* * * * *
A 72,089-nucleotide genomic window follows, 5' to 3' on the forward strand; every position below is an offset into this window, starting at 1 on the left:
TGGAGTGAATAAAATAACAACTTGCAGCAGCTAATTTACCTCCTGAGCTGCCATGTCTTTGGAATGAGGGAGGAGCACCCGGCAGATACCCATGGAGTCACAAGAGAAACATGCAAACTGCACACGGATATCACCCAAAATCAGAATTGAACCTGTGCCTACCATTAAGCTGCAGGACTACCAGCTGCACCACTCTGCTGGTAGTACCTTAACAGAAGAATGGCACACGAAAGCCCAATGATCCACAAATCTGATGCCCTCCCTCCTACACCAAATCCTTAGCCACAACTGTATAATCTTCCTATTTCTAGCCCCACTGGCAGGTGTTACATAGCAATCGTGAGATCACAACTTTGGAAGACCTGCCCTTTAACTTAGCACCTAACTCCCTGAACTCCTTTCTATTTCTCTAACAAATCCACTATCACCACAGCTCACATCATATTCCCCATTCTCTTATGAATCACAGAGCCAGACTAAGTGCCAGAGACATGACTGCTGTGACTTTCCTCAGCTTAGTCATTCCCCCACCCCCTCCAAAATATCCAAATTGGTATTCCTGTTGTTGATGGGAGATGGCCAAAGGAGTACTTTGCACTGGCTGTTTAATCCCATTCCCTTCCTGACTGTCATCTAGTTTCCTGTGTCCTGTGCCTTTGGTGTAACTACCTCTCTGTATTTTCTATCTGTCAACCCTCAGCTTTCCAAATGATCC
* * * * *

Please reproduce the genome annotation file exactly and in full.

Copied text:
A 72,089-nucleotide genomic window follows, 5' to 3' on the forward strand; every position below is an offset into this window, starting at 1 on the left:
TGGAGTGAATAAAATAACAACTTGCAGCAGCTAATTTACCTCCTGAGCTGCCATGTCTTTGGAATGAGGGAGGAGCACCCGGCAGATACCCATGGAGTCACAAGAGAAACATGCAAACTGCACACGGATATCACCCAAAATCAGAATTGAACCTGTGCCTACCATTAAGCTGCAGGACTACCAGCTGCACCACTCTGCTGGTAGTACCTTAACAGAAGAATGGCACACGAAAGCCCAATGATCCACAAATCTGATGCCCTCCCTCCTACACCAAATCCTTAGCCACAACTGTATAATCTTCCTATTTCTAGCCCCACTGGCAGGTGTTACATAGCAATCGTGAGATCACAACTTTGGAAGACCTGCCCTTTAACTTAGCACCTAACTCCCTGAACTCCTTTCTATTTCTCTAACAAATCCACTATCACCACAGCTCACATCATATTCCCCATTCTCTTATGAATCACAGAGCCAGACTAAGTGCCAGAGACATGACTGCTGTGACTTTCCTCAGCTTAGTCATTCCCCCACCCCCTCCAAAATATCCAAATTGGTATTCCTGTTGTTGATGGGAGATGGCCAAAGGAGTACTTTGCACTGGCTGTTTAATCCCATTCCCTTCCTGACTGTCATCTAGTTTCCTGTGTCCTGTGCCTTTGGTGTAACTACCTCTCTGTATTTTCTATCTGTCAACCCTCAGCTTTCCAAATGATCC